At ‘No to Annexation’ Protest Rally UNM Slams ‘Collaborationist’ Govt
Civil Georgia, Tbilisi / 15 Nov.'14 / 18:41

Protesters march on Rustaveli Avenue on November 15, 2014. Photo: Eana Korbezashvili/

Thousands of protesters were gathered in Tbilisi center on November 15 at a rally organized by the opposition UNM party against what it calls is Georgian government’s “inaction” amid threat of “annexation” of Georgia’s breakaway regions by Russia.

In his address via video link from Kiev, ex-president Mikheil Saakashvili, who is chairman of UNM party, told protesters, gathered on the Rustaveli Avenue outside the Parliament, that it is now time “for the entire nation to stand united and to tell, before it is not too late, to [ex-PM Bidzina] Ivanishvili that the Georgian nation does not share his dream.”

UNM announced about the intention to hold the rally late last month after Russia-proposed new treaty on “alliance and integration” with breakaway Abkhazia was unveiled and which the Georgian Parliament condemned as “an attempt to annex occupied Abkhazia.” UNM said that it was also going to protest against what it calls the Georgian government’s policy of appeasement vis-à-vis Russia, which, the opposition says, has led to removal issue of the Georgian occupied territories from the international agenda.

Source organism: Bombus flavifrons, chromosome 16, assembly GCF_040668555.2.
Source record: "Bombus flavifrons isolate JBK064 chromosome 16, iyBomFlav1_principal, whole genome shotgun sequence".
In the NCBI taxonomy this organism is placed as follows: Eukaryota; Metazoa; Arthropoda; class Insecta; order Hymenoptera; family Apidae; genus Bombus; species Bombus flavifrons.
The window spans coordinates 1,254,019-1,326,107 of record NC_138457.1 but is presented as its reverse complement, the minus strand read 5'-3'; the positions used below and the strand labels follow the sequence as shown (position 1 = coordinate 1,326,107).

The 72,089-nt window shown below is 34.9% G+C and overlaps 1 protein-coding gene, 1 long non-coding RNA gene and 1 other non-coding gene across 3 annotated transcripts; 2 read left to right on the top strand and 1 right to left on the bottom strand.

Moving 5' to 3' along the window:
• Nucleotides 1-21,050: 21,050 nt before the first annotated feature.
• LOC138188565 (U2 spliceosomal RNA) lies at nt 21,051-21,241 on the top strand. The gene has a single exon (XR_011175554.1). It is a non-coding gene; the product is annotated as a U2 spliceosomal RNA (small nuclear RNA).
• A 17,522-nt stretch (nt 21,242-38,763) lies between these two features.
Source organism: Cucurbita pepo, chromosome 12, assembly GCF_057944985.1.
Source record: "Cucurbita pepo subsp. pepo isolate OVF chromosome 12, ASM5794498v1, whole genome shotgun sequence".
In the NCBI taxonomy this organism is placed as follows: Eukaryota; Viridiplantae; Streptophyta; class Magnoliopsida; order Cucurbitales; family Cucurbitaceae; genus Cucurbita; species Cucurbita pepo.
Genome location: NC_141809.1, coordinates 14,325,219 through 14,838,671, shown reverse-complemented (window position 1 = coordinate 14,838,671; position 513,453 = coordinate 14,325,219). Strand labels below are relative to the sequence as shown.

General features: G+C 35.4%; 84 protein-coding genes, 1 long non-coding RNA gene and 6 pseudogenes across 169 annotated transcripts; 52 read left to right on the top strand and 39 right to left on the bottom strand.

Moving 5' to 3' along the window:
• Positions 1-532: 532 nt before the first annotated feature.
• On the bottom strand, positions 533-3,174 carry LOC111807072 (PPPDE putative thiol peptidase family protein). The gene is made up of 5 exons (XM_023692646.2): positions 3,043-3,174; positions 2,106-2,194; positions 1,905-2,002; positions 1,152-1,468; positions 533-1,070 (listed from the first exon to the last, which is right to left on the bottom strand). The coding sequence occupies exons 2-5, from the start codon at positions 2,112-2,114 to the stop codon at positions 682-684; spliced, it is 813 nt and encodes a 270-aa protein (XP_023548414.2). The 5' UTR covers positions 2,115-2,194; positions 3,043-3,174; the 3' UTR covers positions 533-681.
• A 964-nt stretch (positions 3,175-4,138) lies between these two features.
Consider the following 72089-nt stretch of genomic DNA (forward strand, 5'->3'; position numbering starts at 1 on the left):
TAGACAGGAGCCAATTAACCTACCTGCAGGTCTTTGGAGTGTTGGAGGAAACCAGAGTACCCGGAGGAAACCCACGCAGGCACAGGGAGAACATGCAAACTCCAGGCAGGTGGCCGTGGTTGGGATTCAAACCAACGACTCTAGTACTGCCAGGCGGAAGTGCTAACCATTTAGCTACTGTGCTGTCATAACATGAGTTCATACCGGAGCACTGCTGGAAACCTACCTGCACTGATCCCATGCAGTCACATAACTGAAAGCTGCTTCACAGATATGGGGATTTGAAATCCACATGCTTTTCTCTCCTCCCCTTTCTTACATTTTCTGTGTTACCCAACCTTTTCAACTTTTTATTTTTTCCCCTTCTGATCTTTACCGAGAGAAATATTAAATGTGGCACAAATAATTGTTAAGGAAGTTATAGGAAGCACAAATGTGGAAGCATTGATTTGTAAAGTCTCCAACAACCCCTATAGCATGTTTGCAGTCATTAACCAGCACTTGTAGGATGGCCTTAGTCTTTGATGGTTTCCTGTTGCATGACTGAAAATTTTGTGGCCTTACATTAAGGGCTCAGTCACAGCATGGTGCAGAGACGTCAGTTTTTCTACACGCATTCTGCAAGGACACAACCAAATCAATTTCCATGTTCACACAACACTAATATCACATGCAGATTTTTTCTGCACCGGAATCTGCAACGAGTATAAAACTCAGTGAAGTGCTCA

Protesters, who were also joined by UNM supporters from some other towns, marched from Rose Square towards the Parliament building on the Rustaveli Avenue, holding a huge banner reading: “Stop Russia.” Some protesters were also holding posters “No to Annexation”, as well as EU, U.S. and Ukrainian flags along side with the Georgian flags, and a huge NATO flag was stretched in the middle of the protest venue at the Parliament.

A protester at UNM-organized protest rally in Tbilisi holds Ukrainian and EU flags as demonstrators, carrying a huge banner reading “Stop Russia”, march on the Rustaveli Avenue on November 15, 2014. Photo: Eana Korbezashvili/

UNM MP Giorgi Gabashvili told the rally that the Georgian government is “deceiving itself, its own people and the entire world as if we are busy with mending our relations with the occupant.”